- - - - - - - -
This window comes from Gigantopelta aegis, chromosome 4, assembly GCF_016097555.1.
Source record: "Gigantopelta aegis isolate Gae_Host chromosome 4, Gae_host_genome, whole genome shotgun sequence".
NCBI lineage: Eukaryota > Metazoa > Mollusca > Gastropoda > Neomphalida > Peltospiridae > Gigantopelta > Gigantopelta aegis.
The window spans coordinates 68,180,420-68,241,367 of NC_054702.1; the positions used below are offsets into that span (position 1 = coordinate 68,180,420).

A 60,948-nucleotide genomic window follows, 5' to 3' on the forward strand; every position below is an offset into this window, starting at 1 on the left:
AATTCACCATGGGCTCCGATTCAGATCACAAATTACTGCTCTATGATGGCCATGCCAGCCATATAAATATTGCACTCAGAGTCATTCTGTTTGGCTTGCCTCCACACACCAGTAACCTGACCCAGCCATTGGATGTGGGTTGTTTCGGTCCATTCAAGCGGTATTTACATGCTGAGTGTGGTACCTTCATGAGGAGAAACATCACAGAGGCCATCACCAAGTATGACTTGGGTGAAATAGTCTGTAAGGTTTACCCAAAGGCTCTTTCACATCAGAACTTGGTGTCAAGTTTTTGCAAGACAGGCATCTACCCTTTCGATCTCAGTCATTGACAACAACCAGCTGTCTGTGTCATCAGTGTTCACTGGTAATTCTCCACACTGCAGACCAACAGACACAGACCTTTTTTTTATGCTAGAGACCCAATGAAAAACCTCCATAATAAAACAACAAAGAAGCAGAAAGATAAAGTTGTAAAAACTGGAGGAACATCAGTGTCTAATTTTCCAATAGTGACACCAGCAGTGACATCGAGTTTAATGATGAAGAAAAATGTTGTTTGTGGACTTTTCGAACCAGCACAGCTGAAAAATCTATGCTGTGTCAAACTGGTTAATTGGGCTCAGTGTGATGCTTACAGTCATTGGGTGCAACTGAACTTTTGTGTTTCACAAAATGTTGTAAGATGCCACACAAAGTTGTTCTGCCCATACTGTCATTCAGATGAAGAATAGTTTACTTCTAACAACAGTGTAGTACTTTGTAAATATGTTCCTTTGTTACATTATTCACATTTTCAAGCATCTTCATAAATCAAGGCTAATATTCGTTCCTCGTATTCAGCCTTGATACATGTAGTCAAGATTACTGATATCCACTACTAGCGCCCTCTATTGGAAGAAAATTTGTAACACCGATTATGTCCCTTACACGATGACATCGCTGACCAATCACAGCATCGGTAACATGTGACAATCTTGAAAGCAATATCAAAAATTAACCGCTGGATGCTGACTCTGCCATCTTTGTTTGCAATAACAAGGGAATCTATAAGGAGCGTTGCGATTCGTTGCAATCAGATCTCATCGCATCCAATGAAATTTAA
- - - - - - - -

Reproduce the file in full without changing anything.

This window comes from Gigantopelta aegis, chromosome 4, assembly GCF_016097555.1.
Source record: "Gigantopelta aegis isolate Gae_Host chromosome 4, Gae_host_genome, whole genome shotgun sequence".
NCBI lineage: Eukaryota > Metazoa > Mollusca > Gastropoda > Neomphalida > Peltospiridae > Gigantopelta > Gigantopelta aegis.
The window spans coordinates 68,180,420-68,241,367 of NC_054702.1; the positions used below are offsets into that span (position 1 = coordinate 68,180,420).

A 60,948-nucleotide genomic window follows, 5' to 3' on the forward strand; every position below is an offset into this window, starting at 1 on the left:
AATTCACCATGGGCTCCGATTCAGATCACAAATTACTGCTCTATGATGGCCATGCCAGCCATATAAATATTGCACTCAGAGTCATTCTGTTTGGCTTGCCTCCACACACCAGTAACCTGACCCAGCCATTGGATGTGGGTTGTTTCGGTCCATTCAAGCGGTATTTACATGCTGAGTGTGGTACCTTCATGAGGAGAAACATCACAGAGGCCATCACCAAGTATGACTTGGGTGAAATAGTCTGTAAGGTTTACCCAAAGGCTCTTTCACATCAGAACTTGGTGTCAAGTTTTTGCAAGACAGGCATCTACCCTTTCGATCTCAGTCATTGACAACAACCAGCTGTCTGTGTCATCAGTGTTCACTGGTAATTCTCCACACTGCAGACCAACAGACACAGACCTTTTTTTTATGCTAGAGACCCAATGAAAAACCTCCATAATAAAACAACAAAGAAGCAGAAAGATAAAGTTGTAAAAACTGGAGGAACATCAGTGTCTAATTTTCCAATAGTGACACCAGCAGTGACATCGAGTTTAATGATGAAGAAAAATGTTGTTTGTGGACTTTTCGAACCAGCACAGCTGAAAAATCTATGCTGTGTCAAACTGGTTAATTGGGCTCAGTGTGATGCTTACAGTCATTGGGTGCAACTGAACTTTTGTGTTTCACAAAATGTTGTAAGATGCCACACAAAGTTGTTCTGCCCATACTGTCATTCAGATGAAGAATAGTTTACTTCTAACAACAGTGTAGTACTTTGTAAATATGTTCCTTTGTTACATTATTCACATTTTCAAGCATCTTCATAAATCAAGGCTAATATTCGTTCCTCGTATTCAGCCTTGATACATGTAGTCAAGATTACTGATATCCACTACTAGCGCCCTCTATTGGAAGAAAATTTGTAACACCGATTATGTCCCTTACACGATGACATCGCTGACCAATCACAGCATCGGTAACATGTGACAATCTTGAAAGCAATATCAAAAATTAACCGCTGGATGCTGACTCTGCCATCTTTGTTTGCAATAACAAGGGAATCTATAAGGAGCGTTGCGATTCGTTGCAATCAGATCTCATCGCATCCAATGAAATTTAA